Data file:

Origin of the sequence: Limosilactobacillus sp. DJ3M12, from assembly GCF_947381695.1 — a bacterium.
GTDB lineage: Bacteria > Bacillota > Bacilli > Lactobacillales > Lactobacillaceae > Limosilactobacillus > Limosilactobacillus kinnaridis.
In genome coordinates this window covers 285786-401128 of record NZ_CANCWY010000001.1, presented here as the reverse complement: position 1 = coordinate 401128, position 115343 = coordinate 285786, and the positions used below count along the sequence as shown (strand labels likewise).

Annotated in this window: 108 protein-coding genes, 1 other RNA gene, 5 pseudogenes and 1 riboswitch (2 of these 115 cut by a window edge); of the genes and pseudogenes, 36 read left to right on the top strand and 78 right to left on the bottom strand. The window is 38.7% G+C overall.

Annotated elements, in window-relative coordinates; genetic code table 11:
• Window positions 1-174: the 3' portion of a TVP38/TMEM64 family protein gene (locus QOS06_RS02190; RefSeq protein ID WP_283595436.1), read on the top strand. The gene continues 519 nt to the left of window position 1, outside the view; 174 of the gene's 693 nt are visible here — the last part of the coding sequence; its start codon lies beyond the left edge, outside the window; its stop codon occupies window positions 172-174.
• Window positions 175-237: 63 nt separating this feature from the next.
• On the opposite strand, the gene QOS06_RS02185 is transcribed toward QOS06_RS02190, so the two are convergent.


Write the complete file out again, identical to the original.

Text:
Origin of the sequence: Limosilactobacillus sp. DJ3M12, from assembly GCF_947381695.1 — a bacterium.
GTDB lineage: Bacteria > Bacillota > Bacilli > Lactobacillales > Lactobacillaceae > Limosilactobacillus > Limosilactobacillus kinnaridis.
In genome coordinates this window covers 285786-401128 of record NZ_CANCWY010000001.1, presented here as the reverse complement: position 1 = coordinate 401128, position 115343 = coordinate 285786, and the positions used below count along the sequence as shown (strand labels likewise).

Annotated in this window: 108 protein-coding genes, 1 other RNA gene, 5 pseudogenes and 1 riboswitch (2 of these 115 cut by a window edge); of the genes and pseudogenes, 36 read left to right on the top strand and 78 right to left on the bottom strand. The window is 38.7% G+C overall.

Annotated elements, in window-relative coordinates; genetic code table 11:
• Window positions 1-174: the 3' portion of a TVP38/TMEM64 family protein gene (locus QOS06_RS02190; RefSeq protein ID WP_283595436.1), read on the top strand. The gene continues 519 nt to the left of window position 1, outside the view; 174 of the gene's 693 nt are visible here — the last part of the coding sequence; its start codon lies beyond the left edge, outside the window; its stop codon occupies window positions 172-174.
• Window positions 175-237: 63 nt separating this feature from the next.
• On the opposite strand, the gene QOS06_RS02185 is transcribed toward QOS06_RS02190, so the two are convergent.